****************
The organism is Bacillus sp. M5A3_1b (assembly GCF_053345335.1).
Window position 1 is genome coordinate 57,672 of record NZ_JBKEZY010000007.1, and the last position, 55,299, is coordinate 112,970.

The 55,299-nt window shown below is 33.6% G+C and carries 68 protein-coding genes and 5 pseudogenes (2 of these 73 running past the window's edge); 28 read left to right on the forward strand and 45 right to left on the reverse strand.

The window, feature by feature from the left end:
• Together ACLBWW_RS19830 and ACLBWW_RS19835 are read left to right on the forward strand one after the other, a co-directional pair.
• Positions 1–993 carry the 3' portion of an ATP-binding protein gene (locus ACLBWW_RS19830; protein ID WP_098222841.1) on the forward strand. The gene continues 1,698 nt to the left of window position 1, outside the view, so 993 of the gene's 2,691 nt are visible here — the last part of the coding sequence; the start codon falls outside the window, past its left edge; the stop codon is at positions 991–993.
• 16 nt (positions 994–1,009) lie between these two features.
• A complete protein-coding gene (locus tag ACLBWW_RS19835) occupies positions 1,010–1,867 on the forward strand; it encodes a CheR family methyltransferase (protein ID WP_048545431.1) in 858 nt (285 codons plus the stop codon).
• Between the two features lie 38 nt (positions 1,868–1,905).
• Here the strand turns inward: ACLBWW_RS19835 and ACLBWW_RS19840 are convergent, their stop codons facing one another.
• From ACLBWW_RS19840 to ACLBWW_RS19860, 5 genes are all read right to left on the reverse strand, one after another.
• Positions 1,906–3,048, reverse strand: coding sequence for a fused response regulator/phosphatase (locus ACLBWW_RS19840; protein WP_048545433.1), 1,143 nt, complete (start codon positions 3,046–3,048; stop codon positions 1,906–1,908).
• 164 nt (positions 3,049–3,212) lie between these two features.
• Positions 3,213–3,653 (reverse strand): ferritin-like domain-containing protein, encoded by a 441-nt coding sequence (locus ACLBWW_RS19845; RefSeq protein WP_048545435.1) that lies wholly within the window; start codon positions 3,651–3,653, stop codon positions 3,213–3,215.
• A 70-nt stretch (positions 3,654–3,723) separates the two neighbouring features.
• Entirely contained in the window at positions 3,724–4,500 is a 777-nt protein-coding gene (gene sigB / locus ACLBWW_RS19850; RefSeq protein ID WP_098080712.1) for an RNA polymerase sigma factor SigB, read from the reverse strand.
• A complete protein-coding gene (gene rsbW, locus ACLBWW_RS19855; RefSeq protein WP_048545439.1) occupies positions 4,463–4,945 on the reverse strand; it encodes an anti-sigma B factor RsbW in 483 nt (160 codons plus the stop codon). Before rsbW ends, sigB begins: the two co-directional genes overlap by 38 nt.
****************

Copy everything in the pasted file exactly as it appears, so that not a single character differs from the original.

The organism is Bacillus sp. M5A3_1b (assembly GCF_053345335.1).
Window position 1 is genome coordinate 57,672 of record NZ_JBKEZY010000007.1, and the last position, 55,299, is coordinate 112,970.

The 55,299-nt window shown below is 33.6% G+C and carries 68 protein-coding genes and 5 pseudogenes (2 of these 73 running past the window's edge); 28 read left to right on the forward strand and 45 right to left on the reverse strand.

The window, feature by feature from the left end:
• Together ACLBWW_RS19830 and ACLBWW_RS19835 are read left to right on the forward strand one after the other, a co-directional pair.
• Positions 1–993 carry the 3' portion of an ATP-binding protein gene (locus ACLBWW_RS19830; protein ID WP_098222841.1) on the forward strand. The gene continues 1,698 nt to the left of window position 1, outside the view, so 993 of the gene's 2,691 nt are visible here — the last part of the coding sequence; the start codon falls outside the window, past its left edge; the stop codon is at positions 991–993.
• 16 nt (positions 994–1,009) lie between these two features.
• A complete protein-coding gene (locus tag ACLBWW_RS19835) occupies positions 1,010–1,867 on the forward strand; it encodes a CheR family methyltransferase (protein ID WP_048545431.1) in 858 nt (285 codons plus the stop codon).
• Between the two features lie 38 nt (positions 1,868–1,905).
• Here the strand turns inward: ACLBWW_RS19835 and ACLBWW_RS19840 are convergent, their stop codons facing one another.
• From ACLBWW_RS19840 to ACLBWW_RS19860, 5 genes are all read right to left on the reverse strand, one after another.
• Positions 1,906–3,048, reverse strand: coding sequence for a fused response regulator/phosphatase (locus ACLBWW_RS19840; protein WP_048545433.1), 1,143 nt, complete (start codon positions 3,046–3,048; stop codon positions 1,906–1,908).
• 164 nt (positions 3,049–3,212) lie between these two features.
• Positions 3,213–3,653 (reverse strand): ferritin-like domain-containing protein, encoded by a 441-nt coding sequence (locus ACLBWW_RS19845; RefSeq protein WP_048545435.1) that lies wholly within the window; start codon positions 3,651–3,653, stop codon positions 3,213–3,215.
• A 70-nt stretch (positions 3,654–3,723) separates the two neighbouring features.
• Entirely contained in the window at positions 3,724–4,500 is a 777-nt protein-coding gene (gene sigB / locus ACLBWW_RS19850; RefSeq protein ID WP_098080712.1) for an RNA polymerase sigma factor SigB, read from the reverse strand.
• A complete protein-coding gene (gene rsbW, locus ACLBWW_RS19855; RefSeq protein WP_048545439.1) occupies positions 4,463–4,945 on the reverse strand; it encodes an anti-sigma B factor RsbW in 483 nt (160 codons plus the stop codon). Before rsbW ends, sigB begins: the two co-directional genes overlap by 38 nt.